Both Dolby Digital and Dolby Atmos use sound enhancement tool software that delivers premium quality sound. Dolby Digital provides sound from your existing speaker set-up, while Dolby Atmos uses the software and compatible hardware.
This means that Dolby Atmos creates a superior sound experience than Dolby Digital because of the required hardware.
If you want to enjoy the best home theater systems, you need to invest in these minimum requirements:
- AV Receiver (home theater receiver)
- Projector or TV
- Surround Sound ( Dolby Digital or Dolby Atmos)
- Media player (DVD/Blu-Ray Player, gaming console, streaming box, etc.)
Which is better –Dolby Digital vs Dolby Atmos? If you look at the specs alone, Dolby Atmos beats Dolby Digital, promising a more realistic and superior movie experience.
Dolby Atmos is a newer technology that offers a more immersive sound experience with the ability to support object-based and high-resolution audio. If you’re looking for an unbeatable home theater sound experience, Dolby Atmos is the way to go.
What is Dolby Digital?
Dolby Digital is a technology that allows for surround sound audio playback. It is a type of digital audio encoding that compresses the audio signal and splits it into five or six channels. This allows for a more realistic audio experience, with sounds coming from all around the listener.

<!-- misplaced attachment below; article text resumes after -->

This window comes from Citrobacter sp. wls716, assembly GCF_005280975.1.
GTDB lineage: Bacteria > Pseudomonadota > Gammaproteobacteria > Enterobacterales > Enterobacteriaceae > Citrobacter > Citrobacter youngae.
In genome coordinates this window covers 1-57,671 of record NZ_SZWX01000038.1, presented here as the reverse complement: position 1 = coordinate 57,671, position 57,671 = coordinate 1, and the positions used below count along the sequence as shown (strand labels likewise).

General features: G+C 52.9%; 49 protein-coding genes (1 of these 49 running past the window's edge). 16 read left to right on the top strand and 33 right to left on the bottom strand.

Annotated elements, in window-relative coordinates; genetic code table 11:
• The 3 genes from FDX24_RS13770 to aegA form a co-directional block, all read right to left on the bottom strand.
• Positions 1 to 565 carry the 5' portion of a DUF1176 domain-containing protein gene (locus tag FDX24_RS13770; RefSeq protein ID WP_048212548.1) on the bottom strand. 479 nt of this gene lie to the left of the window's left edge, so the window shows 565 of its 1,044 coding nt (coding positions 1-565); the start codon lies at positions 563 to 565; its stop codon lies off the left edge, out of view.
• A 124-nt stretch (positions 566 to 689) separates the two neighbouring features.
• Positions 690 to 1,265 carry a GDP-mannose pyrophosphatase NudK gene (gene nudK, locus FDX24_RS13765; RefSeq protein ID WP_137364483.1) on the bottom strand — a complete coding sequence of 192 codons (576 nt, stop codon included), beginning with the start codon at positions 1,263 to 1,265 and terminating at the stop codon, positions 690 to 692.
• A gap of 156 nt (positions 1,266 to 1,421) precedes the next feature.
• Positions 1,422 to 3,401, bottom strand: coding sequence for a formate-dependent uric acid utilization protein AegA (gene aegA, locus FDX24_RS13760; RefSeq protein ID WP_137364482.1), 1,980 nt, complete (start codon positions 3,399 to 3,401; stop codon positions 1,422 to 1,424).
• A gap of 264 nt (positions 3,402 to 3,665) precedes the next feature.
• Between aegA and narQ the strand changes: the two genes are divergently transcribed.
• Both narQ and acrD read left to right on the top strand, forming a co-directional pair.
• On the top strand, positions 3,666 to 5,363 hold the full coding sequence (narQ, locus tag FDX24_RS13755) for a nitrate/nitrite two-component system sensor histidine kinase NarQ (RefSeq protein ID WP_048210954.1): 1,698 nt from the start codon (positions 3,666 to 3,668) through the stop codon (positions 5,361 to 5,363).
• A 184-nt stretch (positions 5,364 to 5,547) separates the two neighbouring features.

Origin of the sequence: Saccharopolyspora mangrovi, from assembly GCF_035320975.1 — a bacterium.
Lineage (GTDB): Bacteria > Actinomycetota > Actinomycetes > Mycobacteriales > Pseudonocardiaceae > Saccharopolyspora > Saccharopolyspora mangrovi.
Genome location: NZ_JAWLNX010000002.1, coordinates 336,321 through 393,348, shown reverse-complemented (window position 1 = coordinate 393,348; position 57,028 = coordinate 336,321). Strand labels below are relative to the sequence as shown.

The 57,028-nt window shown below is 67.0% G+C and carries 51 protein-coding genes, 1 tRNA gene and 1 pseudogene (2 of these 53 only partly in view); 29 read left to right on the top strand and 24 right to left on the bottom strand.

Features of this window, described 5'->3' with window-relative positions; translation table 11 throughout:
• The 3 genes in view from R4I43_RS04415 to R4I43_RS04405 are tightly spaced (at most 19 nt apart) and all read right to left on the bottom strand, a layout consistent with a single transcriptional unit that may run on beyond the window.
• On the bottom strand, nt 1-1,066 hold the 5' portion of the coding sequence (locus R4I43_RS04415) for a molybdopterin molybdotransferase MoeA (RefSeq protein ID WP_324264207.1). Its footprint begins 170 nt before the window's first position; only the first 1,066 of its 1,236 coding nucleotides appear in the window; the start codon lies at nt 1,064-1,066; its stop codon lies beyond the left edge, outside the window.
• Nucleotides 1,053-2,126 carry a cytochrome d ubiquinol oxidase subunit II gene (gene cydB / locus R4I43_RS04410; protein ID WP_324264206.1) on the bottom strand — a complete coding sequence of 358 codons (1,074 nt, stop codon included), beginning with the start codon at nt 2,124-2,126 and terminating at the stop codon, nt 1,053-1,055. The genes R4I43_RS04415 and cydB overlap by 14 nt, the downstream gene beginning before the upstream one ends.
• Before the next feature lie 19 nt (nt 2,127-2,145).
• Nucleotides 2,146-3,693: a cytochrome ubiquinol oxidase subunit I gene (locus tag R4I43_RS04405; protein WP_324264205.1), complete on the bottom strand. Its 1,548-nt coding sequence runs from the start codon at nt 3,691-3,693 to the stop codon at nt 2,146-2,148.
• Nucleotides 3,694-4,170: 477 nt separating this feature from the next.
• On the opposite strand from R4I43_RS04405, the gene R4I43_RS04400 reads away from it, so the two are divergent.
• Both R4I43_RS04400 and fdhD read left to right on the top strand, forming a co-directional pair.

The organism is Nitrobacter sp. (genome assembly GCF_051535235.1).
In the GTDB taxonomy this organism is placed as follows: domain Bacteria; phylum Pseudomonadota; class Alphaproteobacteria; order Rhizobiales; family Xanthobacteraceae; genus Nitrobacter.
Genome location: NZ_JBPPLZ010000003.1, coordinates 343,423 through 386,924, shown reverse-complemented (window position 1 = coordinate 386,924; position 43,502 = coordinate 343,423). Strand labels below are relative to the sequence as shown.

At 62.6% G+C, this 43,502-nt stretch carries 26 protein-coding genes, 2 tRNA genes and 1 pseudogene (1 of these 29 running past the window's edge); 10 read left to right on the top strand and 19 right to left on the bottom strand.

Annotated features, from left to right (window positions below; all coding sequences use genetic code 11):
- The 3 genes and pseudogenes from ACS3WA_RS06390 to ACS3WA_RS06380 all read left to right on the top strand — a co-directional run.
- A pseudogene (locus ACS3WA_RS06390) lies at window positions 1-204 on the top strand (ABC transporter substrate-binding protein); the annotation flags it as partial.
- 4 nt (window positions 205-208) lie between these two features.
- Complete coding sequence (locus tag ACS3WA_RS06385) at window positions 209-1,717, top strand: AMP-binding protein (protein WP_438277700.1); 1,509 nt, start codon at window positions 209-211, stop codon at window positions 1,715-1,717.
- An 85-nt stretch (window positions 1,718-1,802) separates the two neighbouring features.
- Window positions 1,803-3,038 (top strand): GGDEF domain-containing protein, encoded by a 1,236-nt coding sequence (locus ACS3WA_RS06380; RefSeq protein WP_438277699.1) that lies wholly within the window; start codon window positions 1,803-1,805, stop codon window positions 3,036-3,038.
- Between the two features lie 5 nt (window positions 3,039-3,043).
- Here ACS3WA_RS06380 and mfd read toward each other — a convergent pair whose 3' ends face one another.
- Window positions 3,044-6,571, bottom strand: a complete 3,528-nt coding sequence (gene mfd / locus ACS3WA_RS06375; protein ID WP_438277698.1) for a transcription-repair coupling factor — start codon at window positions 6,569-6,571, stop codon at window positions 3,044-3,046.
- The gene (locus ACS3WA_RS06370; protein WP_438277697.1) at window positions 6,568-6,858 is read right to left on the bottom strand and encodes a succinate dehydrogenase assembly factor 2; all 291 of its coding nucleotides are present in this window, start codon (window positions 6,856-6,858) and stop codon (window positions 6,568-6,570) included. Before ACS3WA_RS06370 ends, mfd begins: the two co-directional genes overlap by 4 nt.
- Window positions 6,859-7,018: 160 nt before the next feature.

What is Dolby Atmos?
Dolby Atmos is an even newer technology that takes surround sound to the next level. It allows for up to 128 audio channels, which gives listeners an even more immersive experience.
Which is better, Dolby Digital or Dolby Atmos?
The short answer is Dolby Atmos. But they both offer unique benefits that can be appealing to different consumers.
Dolby Digital is a more traditional surround sound technology that can provide a more immersive experience for listeners. It splits the audio signal into five or six channels, which creates a more realistic audio environment.
Dolby Atmos takes surround sound to the next level, allowing up to 128 audio channels. This gives listeners an even more immersive experience, with sounds coming from all around them.
How do I set up Dolby Atmos?
To set up Dolby Atmos, the listener needs a receiver that supports the technology and speakers that can accommodate the extra channels.
What equipment do I need for Dolby Atmos?
- To enjoy Dolby Atmos, you need a Dolby Atmos-enabled receiver and speakers.
- The receiver decodes the audio and sends it to the correct speakers.
- The speakers must be placed in the correct location to create an immersive experience.
- You can also add height speakers to enhance the experience further.
What are the best movies to watch with Dolby Atmos?
Some of the best movies to watch with Dolby Atmos are “A Quiet Place,” “Mission: Impossible – Fallout,” and “Black Panther.” These movies provide an immersive experience that takes advantage of the capabilities of Dolby Atmos.
What are the best speakers for Dolby Atmos?